Or you can just eat it once cooked with the sauce over a bed of rice or with some vegetables or roast potatoes on the side as I did with our meal. I highly recommend making the chimichurri t…

Grilled Salmon, Chickpea, Quinoa and Kale Salad with Tasty Tahini Dressing

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If you are new to cooking salmon, heres a great little resource for pan-frying a really good bit of fish----> http://www.thekitchn.com/how-to-cook-perfect-salmon-fillets-230150

I would recommend using this method for most fish and meats. Bringing seafood or meat to room temperature before cooking and using a hot pan is key for ensuring your protein doesn't 'seize' up and go tough while cooking. Also, I recommend resting EVERYTHING before you serve it. Most people know to rest meats like beef and lamb but not many people know that fish and chicken also require a good rest time to ensure tenderness and juiciness.

Always cook the side you intend to serve facing up first (chef trick), and if you are a fan of crispy salmon skin then ensure you salt the skin (just like you would crackling) and cook it first in a good bit of oil. As you can see from my images, I didn't serve skin side up as we passed on the skin this time- but it always adds a nice bit of crunchiness to t…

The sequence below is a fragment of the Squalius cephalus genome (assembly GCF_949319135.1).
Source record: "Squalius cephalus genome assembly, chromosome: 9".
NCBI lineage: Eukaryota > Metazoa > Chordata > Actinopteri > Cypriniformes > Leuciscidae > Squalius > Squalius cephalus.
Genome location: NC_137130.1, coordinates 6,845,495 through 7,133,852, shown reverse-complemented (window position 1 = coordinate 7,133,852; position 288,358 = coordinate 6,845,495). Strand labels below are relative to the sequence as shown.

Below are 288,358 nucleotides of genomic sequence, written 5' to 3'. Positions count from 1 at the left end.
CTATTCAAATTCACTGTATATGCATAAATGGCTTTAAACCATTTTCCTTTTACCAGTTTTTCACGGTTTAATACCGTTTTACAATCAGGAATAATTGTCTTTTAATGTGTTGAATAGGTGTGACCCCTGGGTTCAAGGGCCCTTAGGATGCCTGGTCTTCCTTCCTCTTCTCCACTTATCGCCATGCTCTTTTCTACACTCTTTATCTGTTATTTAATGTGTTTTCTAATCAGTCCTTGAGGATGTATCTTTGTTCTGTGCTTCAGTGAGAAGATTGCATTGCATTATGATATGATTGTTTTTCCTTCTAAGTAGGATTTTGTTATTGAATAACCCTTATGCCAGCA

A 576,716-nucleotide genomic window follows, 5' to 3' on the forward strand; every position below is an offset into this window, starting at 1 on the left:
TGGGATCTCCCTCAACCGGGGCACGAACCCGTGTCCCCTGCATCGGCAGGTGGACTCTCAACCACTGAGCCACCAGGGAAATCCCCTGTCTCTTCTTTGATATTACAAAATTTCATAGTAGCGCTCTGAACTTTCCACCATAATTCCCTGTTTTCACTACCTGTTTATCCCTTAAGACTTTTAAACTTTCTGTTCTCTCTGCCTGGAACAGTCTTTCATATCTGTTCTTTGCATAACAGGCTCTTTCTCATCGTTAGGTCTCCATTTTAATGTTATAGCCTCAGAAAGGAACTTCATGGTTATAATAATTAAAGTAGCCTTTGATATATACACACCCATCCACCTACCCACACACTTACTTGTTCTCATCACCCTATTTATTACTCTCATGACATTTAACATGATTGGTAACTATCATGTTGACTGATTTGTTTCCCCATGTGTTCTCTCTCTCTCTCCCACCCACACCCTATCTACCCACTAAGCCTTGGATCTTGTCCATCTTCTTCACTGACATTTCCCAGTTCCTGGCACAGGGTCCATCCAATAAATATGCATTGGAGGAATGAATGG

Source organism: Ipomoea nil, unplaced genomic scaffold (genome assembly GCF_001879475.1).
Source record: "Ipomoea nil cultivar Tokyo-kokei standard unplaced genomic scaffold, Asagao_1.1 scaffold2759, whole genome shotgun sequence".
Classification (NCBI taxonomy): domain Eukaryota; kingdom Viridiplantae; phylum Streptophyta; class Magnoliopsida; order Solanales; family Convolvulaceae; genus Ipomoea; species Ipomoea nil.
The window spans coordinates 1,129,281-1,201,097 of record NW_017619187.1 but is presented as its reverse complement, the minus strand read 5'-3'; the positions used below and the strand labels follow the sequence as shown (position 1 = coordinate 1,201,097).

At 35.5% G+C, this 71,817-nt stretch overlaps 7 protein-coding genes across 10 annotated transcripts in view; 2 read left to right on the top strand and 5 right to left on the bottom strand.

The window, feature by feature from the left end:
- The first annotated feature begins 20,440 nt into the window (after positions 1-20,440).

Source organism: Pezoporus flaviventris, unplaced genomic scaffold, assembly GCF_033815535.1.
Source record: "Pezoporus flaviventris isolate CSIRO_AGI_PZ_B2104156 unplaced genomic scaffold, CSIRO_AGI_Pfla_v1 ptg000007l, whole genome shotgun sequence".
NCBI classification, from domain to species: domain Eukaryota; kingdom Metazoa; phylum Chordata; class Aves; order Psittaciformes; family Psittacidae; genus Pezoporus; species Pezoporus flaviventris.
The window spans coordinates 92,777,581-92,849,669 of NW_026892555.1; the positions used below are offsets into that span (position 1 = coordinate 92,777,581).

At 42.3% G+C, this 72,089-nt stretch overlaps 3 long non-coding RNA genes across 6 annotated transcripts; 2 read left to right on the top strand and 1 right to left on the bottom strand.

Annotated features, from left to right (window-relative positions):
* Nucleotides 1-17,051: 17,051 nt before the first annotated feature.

Tomato Bruschetta

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I recently found a couple of rogue tomato plants that had somehow taken root in my garden beds. Now it has to be said that I have tried and failed many times to grow my own fruit, herbs and vegetables,  so I have given up and now only keep hardy succulents that I know I can't kill.

But when I saw these tomato plants growing out of nowhere, I decided to leave them and see how they fared without my grey thumb touching them. So, surprise surprise, I now have two large tomato vines, both baring fruit to the tune of about 30-40 tomatoes. These beauties have thrived on my neglect and I was able to pluck two ripe ones yesterday. WINNING!


In honour of the first fruit I have ever grown from a seedling in my own backyard, I decided to make the most traditional tomato dish ever- Tomato Bruschetta! Bruschetta, meaning 'toasted bread' has no limits it seems, with most restaurants serving all different incarnations of the delicious Italian snack. There is only one true bruschetta in my…